Saffron Reporter, 7th May 2019

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REVIEW: Ballet Black at Cambridge Arts Theatre is inspirational and beautiful ballet to make your heart sing
PUBLISHED: 07 May 2019 by Angela Singer

Ballet Black’s triple bill includes a dance inspired by a miners’ strike in South Africa in 1946 – literally a piece de resistance.

Ballet Black uses classical techniques to create vibrant, modern dances. Humour, rhythm and emotion tell stories to make you smile and to reach the soul. They dance in pointe shoes, they dance in wellingtons. They dance to moving music played on violins, they move to silence. The dance equivalent of a cappella.

The company’s latest show, a triple bill, opens with Pendulum, choreographed by Martin Lawrance in 2009. Danced by Sayaka Ichikawa and Mthuthuzeli November, this dynamic piece of beautiful shapes and exquisite lifts starts with a background of silence and then is joined by a rhythm like a heart beat.

This is followed by Click! a fun quartet of dances choreographed by Sophie Laplane. Wearing brightly coloured suits of yellow, rose red, pink and blue, this is dancing with a sense of amusement. But here there are also contrasts. The Snap of Your Fingers, danced to the 1962 song by the Mudlarks is light-hearted. The interlude called Away is a more lyrical, moving piece, evoking a love affair.

But the piece de resistance, danced in the second half was historically just that.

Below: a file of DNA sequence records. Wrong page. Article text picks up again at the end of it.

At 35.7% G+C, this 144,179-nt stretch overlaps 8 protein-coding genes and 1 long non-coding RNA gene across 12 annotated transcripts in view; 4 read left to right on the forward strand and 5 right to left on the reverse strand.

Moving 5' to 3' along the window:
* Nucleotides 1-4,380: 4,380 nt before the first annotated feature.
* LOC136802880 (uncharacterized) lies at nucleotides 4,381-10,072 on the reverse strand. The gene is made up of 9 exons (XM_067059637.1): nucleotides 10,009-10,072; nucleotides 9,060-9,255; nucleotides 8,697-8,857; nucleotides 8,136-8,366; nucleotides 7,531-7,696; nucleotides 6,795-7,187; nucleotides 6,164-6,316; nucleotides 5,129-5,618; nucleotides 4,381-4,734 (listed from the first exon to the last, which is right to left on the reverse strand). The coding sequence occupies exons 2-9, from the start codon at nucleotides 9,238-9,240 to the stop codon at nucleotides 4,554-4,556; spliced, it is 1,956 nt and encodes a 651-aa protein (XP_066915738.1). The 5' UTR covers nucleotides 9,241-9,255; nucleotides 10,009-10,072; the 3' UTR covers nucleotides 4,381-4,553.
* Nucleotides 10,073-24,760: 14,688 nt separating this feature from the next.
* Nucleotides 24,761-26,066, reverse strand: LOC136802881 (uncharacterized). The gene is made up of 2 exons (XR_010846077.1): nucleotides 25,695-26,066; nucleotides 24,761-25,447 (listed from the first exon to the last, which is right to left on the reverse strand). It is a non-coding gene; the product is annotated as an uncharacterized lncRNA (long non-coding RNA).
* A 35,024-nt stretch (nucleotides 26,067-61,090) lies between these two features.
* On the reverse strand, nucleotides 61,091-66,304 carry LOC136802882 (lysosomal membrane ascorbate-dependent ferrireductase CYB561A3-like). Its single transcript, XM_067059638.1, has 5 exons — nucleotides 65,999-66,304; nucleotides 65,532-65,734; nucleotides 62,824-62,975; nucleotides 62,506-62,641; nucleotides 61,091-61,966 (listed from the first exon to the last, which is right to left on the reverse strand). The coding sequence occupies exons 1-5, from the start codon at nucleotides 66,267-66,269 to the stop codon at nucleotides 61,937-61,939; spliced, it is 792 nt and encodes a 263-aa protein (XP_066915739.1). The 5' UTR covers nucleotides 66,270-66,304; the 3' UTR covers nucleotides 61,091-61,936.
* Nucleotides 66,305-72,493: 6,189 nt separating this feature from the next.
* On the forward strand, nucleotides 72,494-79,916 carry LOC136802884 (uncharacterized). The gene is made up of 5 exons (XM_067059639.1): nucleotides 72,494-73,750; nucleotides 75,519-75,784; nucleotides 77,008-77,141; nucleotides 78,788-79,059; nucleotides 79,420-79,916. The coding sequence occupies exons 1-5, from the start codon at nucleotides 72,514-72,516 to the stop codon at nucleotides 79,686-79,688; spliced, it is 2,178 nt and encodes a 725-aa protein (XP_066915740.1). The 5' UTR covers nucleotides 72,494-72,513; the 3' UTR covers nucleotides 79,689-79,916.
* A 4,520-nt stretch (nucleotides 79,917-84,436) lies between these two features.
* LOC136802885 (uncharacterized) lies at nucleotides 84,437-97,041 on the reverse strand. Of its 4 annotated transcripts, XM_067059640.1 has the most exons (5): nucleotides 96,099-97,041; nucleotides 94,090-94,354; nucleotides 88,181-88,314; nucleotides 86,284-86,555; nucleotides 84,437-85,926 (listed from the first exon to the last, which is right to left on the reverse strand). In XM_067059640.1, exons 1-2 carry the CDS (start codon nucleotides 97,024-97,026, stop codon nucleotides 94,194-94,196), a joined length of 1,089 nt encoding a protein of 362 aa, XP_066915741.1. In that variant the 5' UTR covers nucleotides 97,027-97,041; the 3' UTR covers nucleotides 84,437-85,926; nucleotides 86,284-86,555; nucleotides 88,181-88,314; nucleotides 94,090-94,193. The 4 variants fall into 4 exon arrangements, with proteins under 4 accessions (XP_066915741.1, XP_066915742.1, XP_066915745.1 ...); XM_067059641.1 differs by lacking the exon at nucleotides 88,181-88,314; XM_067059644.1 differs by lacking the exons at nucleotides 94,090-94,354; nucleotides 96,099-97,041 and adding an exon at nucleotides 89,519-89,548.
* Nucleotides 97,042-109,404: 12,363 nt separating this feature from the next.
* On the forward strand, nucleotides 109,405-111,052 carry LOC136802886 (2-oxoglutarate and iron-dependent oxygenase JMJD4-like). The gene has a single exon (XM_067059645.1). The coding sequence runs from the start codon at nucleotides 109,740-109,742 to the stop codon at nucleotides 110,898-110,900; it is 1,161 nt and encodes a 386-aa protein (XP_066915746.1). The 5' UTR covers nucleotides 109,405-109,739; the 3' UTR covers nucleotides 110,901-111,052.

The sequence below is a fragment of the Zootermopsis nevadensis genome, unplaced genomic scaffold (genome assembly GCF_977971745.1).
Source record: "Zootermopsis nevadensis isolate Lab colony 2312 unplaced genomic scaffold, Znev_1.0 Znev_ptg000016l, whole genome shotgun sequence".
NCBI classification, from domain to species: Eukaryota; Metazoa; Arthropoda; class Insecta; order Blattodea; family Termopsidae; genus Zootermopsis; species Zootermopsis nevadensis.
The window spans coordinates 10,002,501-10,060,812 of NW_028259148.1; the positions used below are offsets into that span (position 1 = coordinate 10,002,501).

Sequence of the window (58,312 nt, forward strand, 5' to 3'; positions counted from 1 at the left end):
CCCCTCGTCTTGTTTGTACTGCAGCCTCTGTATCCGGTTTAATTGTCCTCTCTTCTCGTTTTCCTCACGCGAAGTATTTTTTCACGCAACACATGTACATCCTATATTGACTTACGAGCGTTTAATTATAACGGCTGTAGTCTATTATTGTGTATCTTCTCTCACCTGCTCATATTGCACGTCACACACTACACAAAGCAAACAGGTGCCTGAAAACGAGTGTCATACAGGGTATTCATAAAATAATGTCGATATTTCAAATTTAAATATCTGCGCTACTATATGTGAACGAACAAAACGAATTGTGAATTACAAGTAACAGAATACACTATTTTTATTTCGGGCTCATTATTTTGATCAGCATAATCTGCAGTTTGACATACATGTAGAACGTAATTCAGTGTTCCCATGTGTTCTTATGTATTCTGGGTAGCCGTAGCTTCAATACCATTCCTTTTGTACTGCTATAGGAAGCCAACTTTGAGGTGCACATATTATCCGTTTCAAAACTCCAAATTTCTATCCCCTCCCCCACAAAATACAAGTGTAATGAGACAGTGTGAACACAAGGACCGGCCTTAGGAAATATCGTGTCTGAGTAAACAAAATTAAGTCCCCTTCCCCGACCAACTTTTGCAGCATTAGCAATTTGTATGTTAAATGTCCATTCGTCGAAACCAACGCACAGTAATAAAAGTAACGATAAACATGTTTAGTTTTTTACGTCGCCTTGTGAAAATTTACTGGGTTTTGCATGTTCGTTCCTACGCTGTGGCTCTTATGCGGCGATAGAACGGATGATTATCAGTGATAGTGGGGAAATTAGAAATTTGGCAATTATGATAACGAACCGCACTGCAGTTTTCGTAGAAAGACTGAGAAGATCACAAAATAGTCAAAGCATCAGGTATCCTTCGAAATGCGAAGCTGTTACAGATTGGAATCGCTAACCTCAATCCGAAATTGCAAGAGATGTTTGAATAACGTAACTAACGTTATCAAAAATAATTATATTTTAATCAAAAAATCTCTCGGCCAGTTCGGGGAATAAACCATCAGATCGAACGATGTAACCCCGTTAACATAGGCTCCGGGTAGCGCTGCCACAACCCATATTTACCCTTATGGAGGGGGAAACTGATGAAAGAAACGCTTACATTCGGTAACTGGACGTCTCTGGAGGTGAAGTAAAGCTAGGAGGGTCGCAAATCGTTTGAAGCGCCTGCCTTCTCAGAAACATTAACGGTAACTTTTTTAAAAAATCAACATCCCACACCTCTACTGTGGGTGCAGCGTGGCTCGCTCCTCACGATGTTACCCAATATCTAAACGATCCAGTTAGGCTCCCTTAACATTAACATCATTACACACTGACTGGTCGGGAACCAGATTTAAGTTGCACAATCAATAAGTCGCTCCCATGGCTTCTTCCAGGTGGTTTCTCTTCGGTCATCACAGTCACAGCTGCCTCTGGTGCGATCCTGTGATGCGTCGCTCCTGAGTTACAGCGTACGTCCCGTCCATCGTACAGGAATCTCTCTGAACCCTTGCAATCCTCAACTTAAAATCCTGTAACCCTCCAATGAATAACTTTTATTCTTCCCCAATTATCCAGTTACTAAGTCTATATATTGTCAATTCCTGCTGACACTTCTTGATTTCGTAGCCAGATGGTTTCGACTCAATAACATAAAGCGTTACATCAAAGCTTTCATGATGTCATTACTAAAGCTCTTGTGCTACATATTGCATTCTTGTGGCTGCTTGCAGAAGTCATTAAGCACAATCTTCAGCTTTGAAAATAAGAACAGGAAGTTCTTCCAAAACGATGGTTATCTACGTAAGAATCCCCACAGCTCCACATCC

Ingoma, commissioned by the Barbican and choreographed by November, with a chorus of singing by members of the company, was inspired by a strike of South African miners in 1946.

This was on the eve of apartheid formally being made law and is noted as the beginning of the anti-apartheid movement.

At the opening, we see the dancers dressed as miners. They are wearing vests and trousers and wellington boots and have axes strapped around their waists. As the house lights go down, the lamps on their helmets throw beams reminiscent of search lights.

Some 60,000 miners took part in that strike but this small cast evokes the humanity of it. Or the inhumanity of it. In a brutal repression, nine people were killed and 1,248 injured by the police.

The piece opens with the miners toiling. We see them emptying sacks of coal which you think you can smell. But it centres on the effect on their families. A husband and wife (Jose Alves and Sayaka Ichikawa) dance a heart-wrenching duet full of love and fear. Then solos by Isabela Coracy and Jose Alves are a call to arms.

Later, in a solo danced by Sayaka Ichikawa, we see inconsolable grief. She dances in a circle, the others sitting still around her, some staring ahead in resignation, others heads bowed or with expressions of anguish. They bring to you the realisation that for hundreds of years, for weary centuries on end, there were warm, thinking, clever people, like people we know today, who could not own their lives.

This is ballet that is so imaginative, fresh and alive, I would encourage people who think they don’t like dance to go and see it. People who do love dance won’t need any encouragement. They will adore it all the more.